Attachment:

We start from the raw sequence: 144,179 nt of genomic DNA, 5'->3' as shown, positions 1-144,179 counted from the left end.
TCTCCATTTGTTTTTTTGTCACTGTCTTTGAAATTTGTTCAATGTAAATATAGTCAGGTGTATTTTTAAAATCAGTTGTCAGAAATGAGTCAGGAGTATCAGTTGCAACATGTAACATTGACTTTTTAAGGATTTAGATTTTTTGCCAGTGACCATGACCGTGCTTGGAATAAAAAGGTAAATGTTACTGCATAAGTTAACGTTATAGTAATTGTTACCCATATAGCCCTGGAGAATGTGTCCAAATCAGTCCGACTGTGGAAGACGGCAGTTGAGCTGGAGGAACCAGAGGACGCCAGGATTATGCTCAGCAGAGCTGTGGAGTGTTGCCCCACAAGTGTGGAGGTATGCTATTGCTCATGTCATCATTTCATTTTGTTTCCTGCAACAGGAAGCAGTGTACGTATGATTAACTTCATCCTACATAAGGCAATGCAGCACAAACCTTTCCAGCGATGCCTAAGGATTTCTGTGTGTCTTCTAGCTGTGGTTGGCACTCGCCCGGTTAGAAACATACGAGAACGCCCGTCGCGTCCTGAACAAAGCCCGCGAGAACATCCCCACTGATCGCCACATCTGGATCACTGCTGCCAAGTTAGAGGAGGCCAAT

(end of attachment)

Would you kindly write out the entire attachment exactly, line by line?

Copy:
We start from the raw sequence: 144,179 nt of genomic DNA, 5'->3' as shown, positions 1-144,179 counted from the left end.
TCTCCATTTGTTTTTTTGTCACTGTCTTTGAAATTTGTTCAATGTAAATATAGTCAGGTGTATTTTTAAAATCAGTTGTCAGAAATGAGTCAGGAGTATCAGTTGCAACATGTAACATTGACTTTTTAAGGATTTAGATTTTTTGCCAGTGACCATGACCGTGCTTGGAATAAAAAGGTAAATGTTACTGCATAAGTTAACGTTATAGTAATTGTTACCCATATAGCCCTGGAGAATGTGTCCAAATCAGTCCGACTGTGGAAGACGGCAGTTGAGCTGGAGGAACCAGAGGACGCCAGGATTATGCTCAGCAGAGCTGTGGAGTGTTGCCCCACAAGTGTGGAGGTATGCTATTGCTCATGTCATCATTTCATTTTGTTTCCTGCAACAGGAAGCAGTGTACGTATGATTAACTTCATCCTACATAAGGCAATGCAGCACAAACCTTTCCAGCGATGCCTAAGGATTTCTGTGTGTCTTCTAGCTGTGGTTGGCACTCGCCCGGTTAGAAACATACGAGAACGCCCGTCGCGTCCTGAACAAAGCCCGCGAGAACATCCCCACTGATCGCCACATCTGGATCACTGCTGCCAAGTTAGAGGAGGCCAAT